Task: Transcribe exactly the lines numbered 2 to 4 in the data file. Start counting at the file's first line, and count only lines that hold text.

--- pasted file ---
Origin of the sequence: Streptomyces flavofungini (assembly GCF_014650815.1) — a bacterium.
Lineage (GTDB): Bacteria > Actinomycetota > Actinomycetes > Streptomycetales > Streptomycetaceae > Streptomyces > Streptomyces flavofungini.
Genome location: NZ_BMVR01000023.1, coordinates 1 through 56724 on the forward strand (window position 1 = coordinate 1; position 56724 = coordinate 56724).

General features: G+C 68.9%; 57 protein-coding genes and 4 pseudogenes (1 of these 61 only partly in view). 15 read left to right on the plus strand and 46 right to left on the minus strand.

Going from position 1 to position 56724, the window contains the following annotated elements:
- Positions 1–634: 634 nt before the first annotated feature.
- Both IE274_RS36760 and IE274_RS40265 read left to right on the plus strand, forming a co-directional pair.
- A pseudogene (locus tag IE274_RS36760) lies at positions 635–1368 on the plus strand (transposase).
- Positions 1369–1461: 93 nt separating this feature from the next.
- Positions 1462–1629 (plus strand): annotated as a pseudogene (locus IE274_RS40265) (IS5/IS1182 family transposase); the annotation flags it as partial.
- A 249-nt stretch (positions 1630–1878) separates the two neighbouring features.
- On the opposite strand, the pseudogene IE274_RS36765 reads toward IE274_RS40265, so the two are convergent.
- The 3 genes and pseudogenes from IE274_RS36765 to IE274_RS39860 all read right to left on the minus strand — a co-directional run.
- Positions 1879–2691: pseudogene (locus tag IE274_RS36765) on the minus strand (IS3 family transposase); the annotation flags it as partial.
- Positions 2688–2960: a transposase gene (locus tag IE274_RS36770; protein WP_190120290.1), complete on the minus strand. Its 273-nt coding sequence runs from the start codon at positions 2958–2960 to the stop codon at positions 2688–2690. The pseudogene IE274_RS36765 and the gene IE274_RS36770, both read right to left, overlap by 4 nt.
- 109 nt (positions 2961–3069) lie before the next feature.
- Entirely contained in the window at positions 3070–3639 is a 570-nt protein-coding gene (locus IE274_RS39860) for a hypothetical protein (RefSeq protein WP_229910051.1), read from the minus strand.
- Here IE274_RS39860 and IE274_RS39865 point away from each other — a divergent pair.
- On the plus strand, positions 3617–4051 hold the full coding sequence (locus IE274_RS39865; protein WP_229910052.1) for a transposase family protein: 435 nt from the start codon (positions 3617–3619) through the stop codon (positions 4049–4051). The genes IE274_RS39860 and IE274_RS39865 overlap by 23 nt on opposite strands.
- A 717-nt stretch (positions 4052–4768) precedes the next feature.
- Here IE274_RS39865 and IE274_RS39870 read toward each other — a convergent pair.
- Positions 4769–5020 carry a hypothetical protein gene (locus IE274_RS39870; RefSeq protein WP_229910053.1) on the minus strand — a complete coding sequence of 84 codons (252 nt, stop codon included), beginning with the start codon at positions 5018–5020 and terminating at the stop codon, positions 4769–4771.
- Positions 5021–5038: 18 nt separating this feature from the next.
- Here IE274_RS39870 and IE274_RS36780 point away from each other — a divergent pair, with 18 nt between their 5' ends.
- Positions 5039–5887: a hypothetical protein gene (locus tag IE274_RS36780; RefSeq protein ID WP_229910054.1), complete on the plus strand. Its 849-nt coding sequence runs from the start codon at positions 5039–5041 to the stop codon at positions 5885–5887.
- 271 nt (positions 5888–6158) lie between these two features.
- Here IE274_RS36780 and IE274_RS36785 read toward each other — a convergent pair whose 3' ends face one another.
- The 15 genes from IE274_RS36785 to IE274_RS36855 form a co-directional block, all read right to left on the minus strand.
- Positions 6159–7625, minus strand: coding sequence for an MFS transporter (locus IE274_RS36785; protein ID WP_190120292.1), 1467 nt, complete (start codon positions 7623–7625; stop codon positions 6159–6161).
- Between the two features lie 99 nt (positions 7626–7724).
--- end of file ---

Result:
Lineage (GTDB): Bacteria > Actinomycetota > Actinomycetes > Streptomycetales > Streptomycetaceae > Streptomyces > Streptomyces flavofungini.
Genome location: NZ_BMVR01000023.1, coordinates 1 through 56724 on the forward strand (window position 1 = coordinate 1; position 56724 = coordinate 56724).

General features: G+C 68.9%; 57 protein-coding genes and 4 pseudogenes (1 of these 61 only partly in view). 15 read left to right on the plus strand and 46 right to left on the minus strand.